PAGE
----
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PPC blog

PPC to showcase newest fiber installation innovations at ANGA COM 2018

Posted by Krista Tysco

Representatives from PPC Broadband will join experts from across the international telecommunications and media industry at the ANGA COM Exhibition and Conference which takes place in Cologne, Germany,12 June through 14 June, 2018.

Organised by the Association of German Cable Operators (ANGA), this year's event has attracted a record 500 exhibitors, bringing together network operators, content providers, vendors and service providers from 36 countries.

Topics: Market trends, Fiber innovations

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Worldwide fiber news and innovation roundup of 2017

Posted by Krista Tysco

Fiber-optic broadband is changing lives around the globe - whether it’s enabling people to work and study remotely, the rise of more clever and connected gadgets, increased demand for digital storage methods, or the simple pleasure of streaming Ultra HD TV.

In this blog post, we look back over some of the highlights within the fiber industry over the past year, with a roundup of news, developments and innovations from around the globe.

Topics: Market trends, Fiber innovations

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Does “American Made” help your customers?

Posted by Krista Tysco

Made in America is a rare sight on packaging and labels, but seeing that label doesn’t just instill American pride and tout American jobs for cable and Internet providers.

Working with a company that can provide innovative and custom products with delivery in a matter of days, instead of weeks or months, can save time and improve subscriber satisfaction.

Local facilities prepared for customer requests

If a product needs to be shipped from the other side of the world, it will take much longer to arrive at a service provider’s facility than if it’s shipped from within their own country, possibly from within their own region or state. Installations and repairs can be done much sooner if product is locally available, generating revenue and customer satisfaction. Ideally, providers should source products with shipping as one of the major considerations for purchase.

Topics: Costs/ROI, Broadband, Fiber innovations

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The challenges of deploying fiber alongside coax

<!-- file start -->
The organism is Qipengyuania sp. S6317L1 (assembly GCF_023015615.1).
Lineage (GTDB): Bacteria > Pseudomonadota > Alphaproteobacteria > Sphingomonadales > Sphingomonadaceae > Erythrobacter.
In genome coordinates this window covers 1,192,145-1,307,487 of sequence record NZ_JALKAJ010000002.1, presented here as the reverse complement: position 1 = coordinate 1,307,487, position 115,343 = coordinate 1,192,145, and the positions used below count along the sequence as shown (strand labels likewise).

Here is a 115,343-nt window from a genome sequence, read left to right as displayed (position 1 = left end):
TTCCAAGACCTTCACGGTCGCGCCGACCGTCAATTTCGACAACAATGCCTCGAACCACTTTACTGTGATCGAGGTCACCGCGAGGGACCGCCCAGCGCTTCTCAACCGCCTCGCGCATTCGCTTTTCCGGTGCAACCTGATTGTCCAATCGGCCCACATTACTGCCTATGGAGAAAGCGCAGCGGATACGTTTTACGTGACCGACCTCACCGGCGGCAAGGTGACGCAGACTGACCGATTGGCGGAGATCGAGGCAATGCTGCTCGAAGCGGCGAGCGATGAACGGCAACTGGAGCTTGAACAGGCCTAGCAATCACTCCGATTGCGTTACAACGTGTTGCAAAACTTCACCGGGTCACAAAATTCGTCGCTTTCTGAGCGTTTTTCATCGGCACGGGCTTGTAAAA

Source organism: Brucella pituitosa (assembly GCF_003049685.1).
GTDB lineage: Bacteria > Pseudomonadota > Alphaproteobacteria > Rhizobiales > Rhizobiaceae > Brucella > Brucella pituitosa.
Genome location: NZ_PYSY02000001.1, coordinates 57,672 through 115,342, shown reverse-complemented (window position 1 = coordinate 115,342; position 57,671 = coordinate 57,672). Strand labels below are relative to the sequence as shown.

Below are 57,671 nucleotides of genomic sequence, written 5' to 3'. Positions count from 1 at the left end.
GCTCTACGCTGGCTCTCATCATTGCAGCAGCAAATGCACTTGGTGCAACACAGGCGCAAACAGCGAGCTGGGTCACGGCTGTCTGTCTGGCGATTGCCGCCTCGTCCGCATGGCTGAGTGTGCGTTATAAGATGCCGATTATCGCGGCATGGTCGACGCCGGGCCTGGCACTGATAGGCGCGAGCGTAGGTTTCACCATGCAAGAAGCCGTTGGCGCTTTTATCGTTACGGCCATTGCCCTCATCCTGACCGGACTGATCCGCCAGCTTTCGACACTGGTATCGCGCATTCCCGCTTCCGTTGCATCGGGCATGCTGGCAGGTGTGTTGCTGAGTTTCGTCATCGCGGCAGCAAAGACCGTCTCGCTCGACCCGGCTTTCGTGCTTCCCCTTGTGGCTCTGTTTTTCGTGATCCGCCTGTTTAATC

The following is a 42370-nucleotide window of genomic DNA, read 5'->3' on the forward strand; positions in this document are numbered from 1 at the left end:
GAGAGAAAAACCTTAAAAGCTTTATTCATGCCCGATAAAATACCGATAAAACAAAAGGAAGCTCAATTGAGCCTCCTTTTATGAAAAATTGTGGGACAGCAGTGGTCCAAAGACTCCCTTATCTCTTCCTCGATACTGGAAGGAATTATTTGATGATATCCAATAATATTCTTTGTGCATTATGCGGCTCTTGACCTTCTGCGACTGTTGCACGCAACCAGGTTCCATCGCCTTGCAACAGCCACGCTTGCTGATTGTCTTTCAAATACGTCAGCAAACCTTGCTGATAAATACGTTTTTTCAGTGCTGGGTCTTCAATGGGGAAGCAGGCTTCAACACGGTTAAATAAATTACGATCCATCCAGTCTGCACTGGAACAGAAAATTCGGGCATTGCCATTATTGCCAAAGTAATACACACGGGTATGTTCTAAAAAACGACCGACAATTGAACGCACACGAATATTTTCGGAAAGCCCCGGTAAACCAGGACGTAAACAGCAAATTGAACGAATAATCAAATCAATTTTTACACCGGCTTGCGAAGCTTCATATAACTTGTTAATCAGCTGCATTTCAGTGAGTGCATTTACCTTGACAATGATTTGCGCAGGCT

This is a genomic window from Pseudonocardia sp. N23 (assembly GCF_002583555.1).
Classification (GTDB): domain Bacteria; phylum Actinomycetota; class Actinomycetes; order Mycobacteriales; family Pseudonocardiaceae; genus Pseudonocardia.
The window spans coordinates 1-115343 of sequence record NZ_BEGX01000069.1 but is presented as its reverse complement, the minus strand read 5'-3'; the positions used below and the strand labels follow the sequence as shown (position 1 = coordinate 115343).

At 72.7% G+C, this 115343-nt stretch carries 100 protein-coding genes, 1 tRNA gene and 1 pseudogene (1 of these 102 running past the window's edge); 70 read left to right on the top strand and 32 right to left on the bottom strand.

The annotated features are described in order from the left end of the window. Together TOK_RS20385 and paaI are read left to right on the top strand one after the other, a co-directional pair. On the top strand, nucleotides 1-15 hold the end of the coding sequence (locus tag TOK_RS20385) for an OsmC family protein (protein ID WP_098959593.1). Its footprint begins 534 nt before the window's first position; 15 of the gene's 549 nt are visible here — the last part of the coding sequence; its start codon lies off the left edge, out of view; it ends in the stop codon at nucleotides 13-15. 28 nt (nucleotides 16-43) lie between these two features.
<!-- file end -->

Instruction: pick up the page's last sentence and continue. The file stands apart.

Posted by Peter Carapella


In a more and more competitive market, cable operators are increasingly looking to deploy fiber alongside coax services to their subscribers. This delivers the best of both worlds – coax provides a known, well-understood connection that is proven to handle standard TV and voice calls, while fiber delivers the superfast broadband performance that consumers are now demanding for high-speed internet access and media streaming.

There is now much greater competition between cable, fixed-line and cellular operators, leading to consolidation and a need for companies to differentiate themselves. The need to supply increasing capacity per subscriber is accomplished by deploying advanced technologies and fiber deeper into the network. Therefore, adding fiber to the premises (FTTP) to their existing coax offering allows cable operators to deliver new, additional products and services, retain existing customers and win new ones.

However, it also brings new challenges, particularly around the installation and cost-effective maintenance of two different technologies. There are four key issues that operators and installers need to overcome when deploying fiber alongside coax:

Topics: Design and Install, Fiber to the home, Fiber innovations

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VECTOR – the end to field-fit connector issues?

Posted by Shaun Trezise


Fitting connectors to fiber optic cables in the field is a complex and highly specialized task. It is easy for dust and dirt to contaminate connectors, blocking the optical signal and leading to light loss, reducing power and efficiency. It is also a delicate process requiring dexterity and high attention to detail. In some instances, the cable has to be scrapped, and the process started again if the fiber performance is not satisfactory.

Consequently, field splicing connectors has become a highly specialized art, requiring highly skilled staff armed with expensive fiber splicing equipment. As fiber network rollouts accelerate, this approach is simply no longer adequate to meet operator needs for speed, efficiency, and cost-effective deployments.

Finding skilled staff can be expensive, particularly in developing countries or for new market entrants - yet there is a need to minimize installation time and operating expenses around deployments.

Topics: Design and Install, Fiber to the home, Fiber innovations

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PON fiber systems branch again with XGS-PON

Posted by Dave Stockton


In a previous blog I looked at the strong case for NGPON2, a fiber system which offers a minimum of 40 Gb/s aggregate downstream bandwidth, spread across four wavelengths, and a total upstream rate of 10 Gb/s. This successor to the lower capacity GPON system, NGPON2 is a composite Time- and Wavelength-Division Multiplexed Passive Optical Network (TWDM PON) system which uses time division as well as wavelength division multiplexing.